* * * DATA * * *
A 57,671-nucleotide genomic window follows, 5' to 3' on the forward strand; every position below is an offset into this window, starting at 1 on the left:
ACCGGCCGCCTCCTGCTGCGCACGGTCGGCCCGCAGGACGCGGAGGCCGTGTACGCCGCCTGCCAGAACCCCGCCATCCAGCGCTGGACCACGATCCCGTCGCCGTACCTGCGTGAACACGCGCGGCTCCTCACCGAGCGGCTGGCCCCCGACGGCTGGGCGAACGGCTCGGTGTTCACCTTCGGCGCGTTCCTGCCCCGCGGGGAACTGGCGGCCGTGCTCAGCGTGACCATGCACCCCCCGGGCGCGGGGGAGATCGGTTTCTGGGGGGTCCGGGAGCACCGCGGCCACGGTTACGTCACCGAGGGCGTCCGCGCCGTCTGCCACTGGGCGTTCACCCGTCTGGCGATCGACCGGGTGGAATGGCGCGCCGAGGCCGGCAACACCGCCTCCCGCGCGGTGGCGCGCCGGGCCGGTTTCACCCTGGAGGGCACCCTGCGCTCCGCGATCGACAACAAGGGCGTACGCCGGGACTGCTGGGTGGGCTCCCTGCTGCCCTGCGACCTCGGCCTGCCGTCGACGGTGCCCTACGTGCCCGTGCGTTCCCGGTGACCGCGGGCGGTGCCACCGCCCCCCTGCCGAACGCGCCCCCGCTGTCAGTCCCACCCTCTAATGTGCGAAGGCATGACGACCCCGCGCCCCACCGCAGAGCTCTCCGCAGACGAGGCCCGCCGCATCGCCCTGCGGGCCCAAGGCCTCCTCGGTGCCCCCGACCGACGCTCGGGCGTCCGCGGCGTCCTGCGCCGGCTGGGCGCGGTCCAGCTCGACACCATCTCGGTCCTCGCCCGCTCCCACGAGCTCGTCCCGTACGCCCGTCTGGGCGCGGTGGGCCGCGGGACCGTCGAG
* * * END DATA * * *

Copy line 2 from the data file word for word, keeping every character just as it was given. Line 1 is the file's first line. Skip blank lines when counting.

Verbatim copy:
ACCGGCCGCCTCCTGCTGCGCACGGTCGGCCCGCAGGACGCGGAGGCCGTGTACGCCGCCTGCCAGAACCCCGCCATCCAGCGCTGGACCACGATCCCGTCGCCGTACCTGCGTGAACACGCGCGGCTCCTCACCGAGCGGCTGGCCCCCGACGGCTGGGCGAACGGCTCGGTGTTCACCTTCGGCGCGTTCCTGCCCCGCGGGGAACTGGCGGCCGTGCTCAGCGTGACCATGCACCCCCCGGGCGCGGGGGAGATCGGTTTCTGGGGGGTCCGGGAGCACCGCGGCCACGGTTACGTCACCGAGGGCGTCCGCGCCGTCTGCCACTGGGCGTTCACCCGTCTGGCGATCGACCGGGTGGAATGGCGCGCCGAGGCCGGCAACACCGCCTCCCGCGCGGTGGCGCGCCGGGCCGGTTTCACCCTGGAGGGCACCCTGCGCTCCGCGATCGACAACAAGGGCGTACGCCGGGACTGCTGGGTGGGCTCCCTGCTGCCCTGCGACCTCGGCCTGCCGTCGACGGTGCCCTACGTGCCCGTGCGTTCCCGGTGACCGCGGGCGGTGCCACCGCCCCCCTGCCGAACGCGCCCCCGCTGTCAGTCCCACCCTCTAATGTGCGAAGGCATGACGACCCCGCGCCCCACCGCAGAGCTCTCCGCAGACGAGGCCCGCCGCATCGCCCTGCGGGCCCAAGGCCTCCTCGGTGCCCCCGACCGACGCTCGGGCGTCCGCGGCGTCCTGCGCCGGCTGGGCGCGGTCCAGCTCGACACCATCTCGGTCCTCGCCCGCTCCCACGAGCTCGTCCCGTACGCCCGTCTGGGCGCGGTGGGCCGCGGGACCGTCGAG